As the Saudi Aramco initial public offering (IPO) culminates this week with the final pricing announcement on Dec. 5, some observers will tout it as a success for having reached the notional valuation range of $1.6 trillion to $1.7 trillion for the company set on Nov. 17 in the prospectus. In domestic Saudi political terms, the IPO will be seen as a major achievement for Crown Prince Mohammed bin Salman and his Vision 2030 campaign. In reality, though, it will fail on two more important metrics. It will not bring in a substantial amount of foreign money to invest in the economic diversification projects envisioned under Vision 2030, other than $1.5 billion from Abu Dhabi. It also has not played out in accordance with the expectations of transparency and sound management laid out when the crown prince announced the idea more than three years ago in his landmark interview with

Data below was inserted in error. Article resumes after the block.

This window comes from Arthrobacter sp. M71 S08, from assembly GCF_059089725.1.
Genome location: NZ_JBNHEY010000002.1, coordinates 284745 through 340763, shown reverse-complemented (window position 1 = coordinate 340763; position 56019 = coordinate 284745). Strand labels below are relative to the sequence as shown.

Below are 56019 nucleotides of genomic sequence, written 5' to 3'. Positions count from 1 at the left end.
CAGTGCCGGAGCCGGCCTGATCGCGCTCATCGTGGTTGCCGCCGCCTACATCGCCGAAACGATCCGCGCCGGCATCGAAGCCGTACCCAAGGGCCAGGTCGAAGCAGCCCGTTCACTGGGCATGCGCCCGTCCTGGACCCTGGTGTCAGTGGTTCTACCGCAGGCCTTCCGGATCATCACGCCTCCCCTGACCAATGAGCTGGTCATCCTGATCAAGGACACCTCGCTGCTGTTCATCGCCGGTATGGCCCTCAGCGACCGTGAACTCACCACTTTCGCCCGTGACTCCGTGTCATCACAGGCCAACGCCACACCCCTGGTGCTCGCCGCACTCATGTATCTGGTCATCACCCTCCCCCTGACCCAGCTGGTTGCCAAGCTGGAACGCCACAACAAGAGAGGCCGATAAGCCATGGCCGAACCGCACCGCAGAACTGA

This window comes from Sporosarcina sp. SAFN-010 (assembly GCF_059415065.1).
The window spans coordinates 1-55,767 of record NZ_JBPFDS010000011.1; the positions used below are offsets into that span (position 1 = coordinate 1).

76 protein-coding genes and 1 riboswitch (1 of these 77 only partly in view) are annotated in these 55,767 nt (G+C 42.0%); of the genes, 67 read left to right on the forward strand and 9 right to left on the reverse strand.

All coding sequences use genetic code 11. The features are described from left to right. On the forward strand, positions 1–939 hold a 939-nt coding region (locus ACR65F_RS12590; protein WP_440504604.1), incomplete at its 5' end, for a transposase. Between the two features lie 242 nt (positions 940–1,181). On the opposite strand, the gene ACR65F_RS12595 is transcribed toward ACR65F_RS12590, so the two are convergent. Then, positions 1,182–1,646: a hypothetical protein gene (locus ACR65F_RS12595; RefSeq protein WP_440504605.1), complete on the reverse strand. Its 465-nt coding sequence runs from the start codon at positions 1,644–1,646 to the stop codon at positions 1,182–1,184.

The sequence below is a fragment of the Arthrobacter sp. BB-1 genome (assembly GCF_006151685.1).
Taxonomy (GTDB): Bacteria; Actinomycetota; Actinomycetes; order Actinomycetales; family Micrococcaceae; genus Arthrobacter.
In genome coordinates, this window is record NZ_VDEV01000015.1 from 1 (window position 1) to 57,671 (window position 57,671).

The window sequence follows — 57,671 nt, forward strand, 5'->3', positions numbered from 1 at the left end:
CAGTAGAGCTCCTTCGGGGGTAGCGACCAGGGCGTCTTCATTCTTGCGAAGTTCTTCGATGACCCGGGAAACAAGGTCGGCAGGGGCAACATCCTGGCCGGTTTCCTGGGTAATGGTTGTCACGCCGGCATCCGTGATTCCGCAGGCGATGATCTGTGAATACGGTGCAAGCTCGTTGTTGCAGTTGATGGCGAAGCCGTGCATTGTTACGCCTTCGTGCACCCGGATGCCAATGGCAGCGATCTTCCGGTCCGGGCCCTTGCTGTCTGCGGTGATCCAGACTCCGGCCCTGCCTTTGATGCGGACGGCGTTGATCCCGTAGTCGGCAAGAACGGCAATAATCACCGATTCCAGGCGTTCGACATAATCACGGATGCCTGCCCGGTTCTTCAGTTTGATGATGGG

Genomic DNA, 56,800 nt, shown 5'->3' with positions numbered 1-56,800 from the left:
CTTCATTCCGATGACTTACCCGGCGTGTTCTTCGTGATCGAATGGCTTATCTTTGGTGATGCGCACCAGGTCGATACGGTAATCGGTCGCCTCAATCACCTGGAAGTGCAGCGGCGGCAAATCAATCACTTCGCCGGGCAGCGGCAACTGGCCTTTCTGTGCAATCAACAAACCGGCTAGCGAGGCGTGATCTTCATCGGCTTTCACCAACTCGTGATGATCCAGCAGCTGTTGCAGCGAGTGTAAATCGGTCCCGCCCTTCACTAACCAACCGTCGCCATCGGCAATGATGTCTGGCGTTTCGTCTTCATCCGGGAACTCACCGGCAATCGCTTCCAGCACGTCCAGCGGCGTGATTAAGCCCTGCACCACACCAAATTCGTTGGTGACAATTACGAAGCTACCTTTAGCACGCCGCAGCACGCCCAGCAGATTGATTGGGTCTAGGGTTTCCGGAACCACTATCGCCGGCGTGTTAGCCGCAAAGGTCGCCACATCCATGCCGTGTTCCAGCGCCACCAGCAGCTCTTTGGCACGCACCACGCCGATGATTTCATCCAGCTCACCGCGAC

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AssessmentsDec 3, 2019 | 21:23 GMT
This illustration shows the OPEC logo and an oil pipeline.
OPEC+ Will Maintain Course Headed Into 2020
When they meet Dec. 5-6, the members of the OPEC+ coalition are likely to agree to extend current oil production quotas until at least the end of June 2020 and possibly longer, despite renewed media chatter on Dec. 2 suggesting the Saudis are considering supporting a deeper cut in support of the Saudi Aramco initial public offering. This outcome is at least mildly bearish relative to current market positioning, given the probability of a return to global oversupply in the first half of 2020. Despite being relative price hawks since 2016, Saudi Arabia seems to have accepted that it is not in a position to push others to do more, even as the final IPO price of Saudi Aramco will be determined Dec. 5.